ASM and GetFTR Case Study to demonstrate how GetFTR impacts usage

Like many Society publishers, the American Society for Microbiology (ASM) is always looking for better ways to serve its community and ensure research is reaching the people who need it. They are acutely aware of the challenges researchers face as they navigate the scholarly landscape and attempt to move from article discovery to article access. Numerous discovery resources and authentication layers render the process confusing and sometimes obstructive.

Today, researchers are presented with multiple links to content in discovery tools and may not know which one leads to the authoritative version of record. Deborah Plavin, Digital Publishing Manager, ASM said “We wanted to ensure that we gave researchers another avenue to access research. Their institutions paid to subscribe to the content, so it is our responsibility to plug any gaps”. She continued that joining GetFTR was a “no brainer”. “A service which removes some of the known barriers to accessing content makes perfect sense, and we were keen to get involved. The low price point made an already compelling offer even more attractive.”.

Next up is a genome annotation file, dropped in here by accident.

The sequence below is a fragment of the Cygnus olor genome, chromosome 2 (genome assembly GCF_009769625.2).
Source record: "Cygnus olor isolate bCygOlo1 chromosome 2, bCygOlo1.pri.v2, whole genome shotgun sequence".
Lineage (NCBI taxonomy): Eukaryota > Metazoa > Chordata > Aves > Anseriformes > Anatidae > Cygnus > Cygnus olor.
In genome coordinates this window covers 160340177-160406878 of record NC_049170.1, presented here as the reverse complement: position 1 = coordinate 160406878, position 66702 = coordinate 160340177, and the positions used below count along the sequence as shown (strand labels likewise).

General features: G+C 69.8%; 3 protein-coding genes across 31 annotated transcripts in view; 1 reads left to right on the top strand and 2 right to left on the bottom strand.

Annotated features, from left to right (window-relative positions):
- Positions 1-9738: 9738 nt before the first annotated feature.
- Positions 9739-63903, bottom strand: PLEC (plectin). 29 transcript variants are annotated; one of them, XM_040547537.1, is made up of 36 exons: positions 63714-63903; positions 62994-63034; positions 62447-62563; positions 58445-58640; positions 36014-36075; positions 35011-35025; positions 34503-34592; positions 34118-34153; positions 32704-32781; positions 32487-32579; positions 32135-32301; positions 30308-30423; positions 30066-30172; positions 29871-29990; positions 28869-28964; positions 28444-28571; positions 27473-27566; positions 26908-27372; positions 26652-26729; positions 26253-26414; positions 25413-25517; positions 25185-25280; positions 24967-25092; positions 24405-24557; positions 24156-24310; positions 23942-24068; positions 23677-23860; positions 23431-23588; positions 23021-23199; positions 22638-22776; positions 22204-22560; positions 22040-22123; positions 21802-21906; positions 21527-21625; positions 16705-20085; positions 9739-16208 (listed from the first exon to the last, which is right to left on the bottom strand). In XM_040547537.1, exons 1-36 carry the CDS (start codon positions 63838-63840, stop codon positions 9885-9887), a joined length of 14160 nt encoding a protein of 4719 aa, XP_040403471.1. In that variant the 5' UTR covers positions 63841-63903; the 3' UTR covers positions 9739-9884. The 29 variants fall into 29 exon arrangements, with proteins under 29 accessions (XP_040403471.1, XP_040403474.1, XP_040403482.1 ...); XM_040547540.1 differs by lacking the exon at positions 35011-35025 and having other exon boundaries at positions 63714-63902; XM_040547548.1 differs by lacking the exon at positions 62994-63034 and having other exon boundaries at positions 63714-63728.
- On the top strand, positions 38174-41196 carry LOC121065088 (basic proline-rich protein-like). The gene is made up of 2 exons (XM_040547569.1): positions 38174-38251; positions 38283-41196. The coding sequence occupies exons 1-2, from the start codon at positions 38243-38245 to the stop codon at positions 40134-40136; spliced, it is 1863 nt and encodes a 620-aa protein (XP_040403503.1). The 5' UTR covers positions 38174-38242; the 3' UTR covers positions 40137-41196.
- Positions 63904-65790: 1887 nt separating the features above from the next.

ASM’s journals are hosted on the Atypon platform and GetFTR and Atypon have been working closely to streamline the on-boarding process for some time; “It really was just a matter of flicking a switch,” said Deborah. From signing the contract to being up and running was about 2 months and we really appreciated how easy the whole process was”.

ASM went live with GetFTR in February 2022 and within weeks they saw an uptake in their usage via discovery resources which had integrated with GetFTR. “Comparing two weeks before joining GetFTR with two weeks after, we saw a 260% increase in article downloads from users coming from Mendeley and Semantic Scholar, so we were happy that our decision to integrate had already delivered a better experience for our readers.”

However, whilst ASM saw an improvement in their usage, they could not categorically say that the increases were all down to GetFTR, as there may have been seasonal fluctuations. By comparing article downloads year on year to account for seasonality, an increase of 35% was measured.

Therefore, ASM agreed to work with GetFTR to design an experiment which would test and prove (or disprove) the hypothesis that GetFTR provides streamlined pathways to content, and therefore leads to more article downloads.

ASM identified two weeks with similar traffic. In week one, GetFTR was switched off and in week two GetFTR was switched back on. ASM measured an 80% increase in article downloads in the second week.

“It’s been great working with the GetFTR team to see if we can measure the impact of the service” said Deborah. “Having additional data showing similar results has been gratifying; we are seeing usage growth from services integrated with GetFTR beyond those we initially looked at, and so we are excited to see how this evolves.